Join Beth El Congregation of the South Hills for First Mondays with Rabbi Alex Greenbaum. This month Rose Feinberg, Ed.D. will present “Jewish Female Justices: Ruth Bader Ginsburg

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and Elena Kagan.” 12 p.m. bethelcong.org/ events/first-mondays-18 q MONDAYS, MAY 3, 10, 17, 24, 31

Join Rabbi Jeremy Markiz in learning Masechet Rosh Hashanah, a tractate of the Talmud about the many new years that fill out the Jewish calendar at Monday Talmud study. 9:15 a.m. For more information, visit bethshalompgh.org. q MONDAYS, MAY 3-MAY 31

Join Temple Sinai for “Making Our Days Count with Rabbi Karyn Kedar (via Zoom).” Rabbi Kedar will discuss the period between Passover and Shavuot, called the Omer. She will teach seven spiritual principles for the seven weeks of the Omer: decide, discern, choose, hope, imagine, courage, pray. These principles can offer a path from enslavement to freedom, darkness to light, constriction to expanse. 7 p.m. templesinaipgh.org q MONDAYS, MAY 3, 10, 24; JUNE 7, 14

Throughout our history, Jews have never shrunk from a good argument and we have had plenty of them — from the moment we got out of Egypt until today. In the course Top Ten Disputes, Rabbi Danny Schiff will take a close look at the top 10 disputes of Jewish history. How did they start? What made them so contentious? And how were they ultimately resolved? Five sessions for $25. 9:30 a.m. For more information and to register, visitfoundation.jewishpgh.org/top-ten-disputes. q TUESDAY, MAY 4

Join the Jewish Federation of Greater Pittsburgh and Moishe House Pittsburgh for Jewish Genetic Diseases and Holistic Prevention Strategies. Morgaine Witriol, founder of the Native Roots School of Ancestral Folk and Herbal Medicine in New Mexico, will cover common conditions such as Tay-Sachs and breast cancer, as well as discuss how these diseases impact Jewish identity and the preventative measures we can take. Free. 7:30 p.m. jewishpgh.org/event q TUESDAYS, MAY 4-JUNE 1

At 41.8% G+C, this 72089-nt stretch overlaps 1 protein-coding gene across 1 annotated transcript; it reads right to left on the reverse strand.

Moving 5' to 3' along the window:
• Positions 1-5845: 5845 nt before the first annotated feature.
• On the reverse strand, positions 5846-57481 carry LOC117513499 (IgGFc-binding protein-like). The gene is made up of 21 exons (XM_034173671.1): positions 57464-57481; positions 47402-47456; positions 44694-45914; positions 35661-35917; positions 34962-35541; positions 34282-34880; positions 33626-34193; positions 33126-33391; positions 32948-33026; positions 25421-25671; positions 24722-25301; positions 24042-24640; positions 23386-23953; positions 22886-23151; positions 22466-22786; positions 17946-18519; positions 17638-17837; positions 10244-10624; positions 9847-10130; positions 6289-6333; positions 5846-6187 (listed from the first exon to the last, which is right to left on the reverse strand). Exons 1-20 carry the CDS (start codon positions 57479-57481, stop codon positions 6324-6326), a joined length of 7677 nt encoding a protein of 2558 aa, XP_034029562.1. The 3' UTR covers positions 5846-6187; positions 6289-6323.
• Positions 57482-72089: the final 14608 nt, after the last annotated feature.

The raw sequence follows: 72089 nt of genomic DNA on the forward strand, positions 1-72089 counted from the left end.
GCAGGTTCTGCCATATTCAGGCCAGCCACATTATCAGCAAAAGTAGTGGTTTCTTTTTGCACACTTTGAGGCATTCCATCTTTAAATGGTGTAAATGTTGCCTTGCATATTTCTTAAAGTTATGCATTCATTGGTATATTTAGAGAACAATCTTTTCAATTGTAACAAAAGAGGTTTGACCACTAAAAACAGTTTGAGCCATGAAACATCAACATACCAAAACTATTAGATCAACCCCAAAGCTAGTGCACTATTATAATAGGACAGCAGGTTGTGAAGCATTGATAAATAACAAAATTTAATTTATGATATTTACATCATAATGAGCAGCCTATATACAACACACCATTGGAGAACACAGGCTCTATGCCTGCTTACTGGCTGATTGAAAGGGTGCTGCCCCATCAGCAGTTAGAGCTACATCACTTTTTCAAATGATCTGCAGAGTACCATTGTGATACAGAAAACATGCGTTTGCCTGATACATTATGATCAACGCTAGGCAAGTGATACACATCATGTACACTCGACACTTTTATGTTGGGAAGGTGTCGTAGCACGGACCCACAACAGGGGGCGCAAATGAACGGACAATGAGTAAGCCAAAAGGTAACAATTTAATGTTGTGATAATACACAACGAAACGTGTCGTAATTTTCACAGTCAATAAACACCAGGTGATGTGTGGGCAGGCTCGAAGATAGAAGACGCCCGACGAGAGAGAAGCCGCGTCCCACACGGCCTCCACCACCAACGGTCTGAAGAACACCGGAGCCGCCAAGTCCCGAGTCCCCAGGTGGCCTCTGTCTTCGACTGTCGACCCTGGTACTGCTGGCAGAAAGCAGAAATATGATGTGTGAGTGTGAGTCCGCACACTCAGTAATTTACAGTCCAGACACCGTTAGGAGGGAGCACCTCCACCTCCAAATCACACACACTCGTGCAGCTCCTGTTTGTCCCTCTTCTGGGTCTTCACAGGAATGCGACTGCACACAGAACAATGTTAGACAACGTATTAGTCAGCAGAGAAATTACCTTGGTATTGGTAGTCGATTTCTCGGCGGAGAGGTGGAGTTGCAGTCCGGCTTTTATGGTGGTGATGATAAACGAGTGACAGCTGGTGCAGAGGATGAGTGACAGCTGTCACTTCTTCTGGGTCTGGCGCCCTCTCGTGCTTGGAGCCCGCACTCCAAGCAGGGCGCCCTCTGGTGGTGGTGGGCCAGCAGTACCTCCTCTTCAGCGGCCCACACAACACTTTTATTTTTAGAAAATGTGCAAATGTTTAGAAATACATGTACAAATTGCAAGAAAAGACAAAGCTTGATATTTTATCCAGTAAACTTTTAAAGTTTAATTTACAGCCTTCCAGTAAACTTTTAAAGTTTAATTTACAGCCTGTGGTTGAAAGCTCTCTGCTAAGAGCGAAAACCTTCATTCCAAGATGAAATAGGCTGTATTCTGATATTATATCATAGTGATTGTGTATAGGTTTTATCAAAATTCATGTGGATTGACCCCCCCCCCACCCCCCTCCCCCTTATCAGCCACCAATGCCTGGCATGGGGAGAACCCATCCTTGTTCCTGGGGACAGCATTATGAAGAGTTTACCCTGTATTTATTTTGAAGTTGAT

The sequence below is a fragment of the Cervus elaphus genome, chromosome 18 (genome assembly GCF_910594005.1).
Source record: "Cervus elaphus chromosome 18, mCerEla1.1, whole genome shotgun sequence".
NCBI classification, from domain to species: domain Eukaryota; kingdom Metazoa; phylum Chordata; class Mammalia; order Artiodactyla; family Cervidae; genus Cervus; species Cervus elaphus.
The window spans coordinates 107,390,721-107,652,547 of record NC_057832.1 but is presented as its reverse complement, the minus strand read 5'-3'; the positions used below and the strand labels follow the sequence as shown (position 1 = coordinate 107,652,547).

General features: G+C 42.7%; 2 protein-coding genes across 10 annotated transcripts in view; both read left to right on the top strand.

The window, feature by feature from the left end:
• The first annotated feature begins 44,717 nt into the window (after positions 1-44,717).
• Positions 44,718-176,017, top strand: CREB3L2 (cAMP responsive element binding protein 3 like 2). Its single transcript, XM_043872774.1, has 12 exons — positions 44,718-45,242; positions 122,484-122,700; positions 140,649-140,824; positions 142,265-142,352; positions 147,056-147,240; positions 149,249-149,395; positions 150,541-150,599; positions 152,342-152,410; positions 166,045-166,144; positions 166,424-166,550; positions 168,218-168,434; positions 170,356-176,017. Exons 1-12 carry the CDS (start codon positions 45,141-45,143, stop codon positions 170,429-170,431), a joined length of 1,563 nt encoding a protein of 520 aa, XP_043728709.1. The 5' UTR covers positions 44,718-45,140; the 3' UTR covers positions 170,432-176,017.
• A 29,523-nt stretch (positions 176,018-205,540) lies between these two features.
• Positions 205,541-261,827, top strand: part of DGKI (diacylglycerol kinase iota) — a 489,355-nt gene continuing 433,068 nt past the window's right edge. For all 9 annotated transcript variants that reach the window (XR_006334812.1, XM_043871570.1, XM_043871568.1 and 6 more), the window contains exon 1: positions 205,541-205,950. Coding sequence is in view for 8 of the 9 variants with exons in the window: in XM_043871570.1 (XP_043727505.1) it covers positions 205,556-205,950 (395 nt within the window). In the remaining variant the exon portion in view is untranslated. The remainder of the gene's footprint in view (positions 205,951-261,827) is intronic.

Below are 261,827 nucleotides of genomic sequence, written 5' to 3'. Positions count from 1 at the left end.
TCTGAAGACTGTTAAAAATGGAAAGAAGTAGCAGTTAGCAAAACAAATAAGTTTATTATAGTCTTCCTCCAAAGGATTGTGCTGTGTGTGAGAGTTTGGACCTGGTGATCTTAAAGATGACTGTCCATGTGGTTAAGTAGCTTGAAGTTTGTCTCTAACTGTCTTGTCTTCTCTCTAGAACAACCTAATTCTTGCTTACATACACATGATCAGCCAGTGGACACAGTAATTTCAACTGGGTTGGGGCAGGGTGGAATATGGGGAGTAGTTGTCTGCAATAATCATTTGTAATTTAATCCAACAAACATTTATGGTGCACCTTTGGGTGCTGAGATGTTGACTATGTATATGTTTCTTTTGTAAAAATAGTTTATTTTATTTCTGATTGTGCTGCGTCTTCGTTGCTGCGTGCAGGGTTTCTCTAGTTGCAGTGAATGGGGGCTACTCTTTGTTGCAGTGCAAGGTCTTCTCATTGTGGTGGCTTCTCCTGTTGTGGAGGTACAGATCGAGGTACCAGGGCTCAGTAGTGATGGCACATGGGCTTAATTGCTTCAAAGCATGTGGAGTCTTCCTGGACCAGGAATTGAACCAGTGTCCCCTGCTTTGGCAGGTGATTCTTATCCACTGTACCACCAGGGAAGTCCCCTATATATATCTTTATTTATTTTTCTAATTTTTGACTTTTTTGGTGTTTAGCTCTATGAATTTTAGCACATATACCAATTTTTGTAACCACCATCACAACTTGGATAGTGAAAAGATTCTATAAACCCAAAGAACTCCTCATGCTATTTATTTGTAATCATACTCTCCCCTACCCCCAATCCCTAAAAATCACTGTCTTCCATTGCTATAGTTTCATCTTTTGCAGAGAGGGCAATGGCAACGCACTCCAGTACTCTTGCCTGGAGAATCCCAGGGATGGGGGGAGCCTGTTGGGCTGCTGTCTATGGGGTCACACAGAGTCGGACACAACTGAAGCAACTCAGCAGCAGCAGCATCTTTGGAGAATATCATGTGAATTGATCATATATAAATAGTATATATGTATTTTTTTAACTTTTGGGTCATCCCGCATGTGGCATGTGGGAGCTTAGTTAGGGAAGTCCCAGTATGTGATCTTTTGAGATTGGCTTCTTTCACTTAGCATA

What is the point of Jewish living? What ideas, beliefs and practices are involved? Melton Course 1: Rhythms & Purposes of Jewish Living examines a variety of Jewish sources to discover the deeper meanings of Jewish holidays, lifecycle observances and Jewish practice. Cost: $300 per person, per year (25 sessions), includes all books and materials. For more information and to register, visit foundation.jewishpgh.org. q WEDNESDAYS, MAY 5-MAY 26

Are you curious about contemporary Israel beyond the headlines? Rabbi Danny Schiff will host the series Israel in Depth about the realities of Israeli society in 2021. Six sessions for $30. 10:45 a.m. For more information and to register, visit foundation.jewishpgh.org/israel-in-depth. q WEDNESDAYS, MAY 5-JUNE 2

Chabad of the South Hills presents “This Can Happen,” a new JLI class. Join them as they demystify the Jewish idea of a perfect world

and discover a practical path for reaching it in our lifetime. Try the class for one week for free. For more information, go to chabadsh.com or call 412-344-2424. q THURSDAY, MAY 6

Hadassah Chicago-North Shore presents The Power of Women Who Fight Gun Violence, featuring Gabby Giffords. $36. 12:30 p.m. Register by May 4 at hadassahmidwest.org/CNSPL. Join Moishe House Pittsburgh for Spicy Ceremonies with Kohenet Shamirah Chandler. Explore texts and practices for including sweet-smelling leaves, flowers and fruits. From Havdalah to garlic to spring blossoms, participants will learn ancient sources for integrating herbs and incense into rituals large and small. 7 p.m. facebook.com/ moishehouse.pittsburgh Whether you recently moved to Pittsburgh from out of town or returned to Pittsburgh after some time away, the Jewish Federation of Greater Pittsburgh’s Young Adult’s Division’s Virtual Newcomer’s Mixer is for you. Mix up your own cocktail or evening treat. This event is open to anyone (even if you’ve attended a newcomer event in the past). Free. 8 p.m. jewishpgh.org/event q THURSDAYS, MAY 6; JUNE 17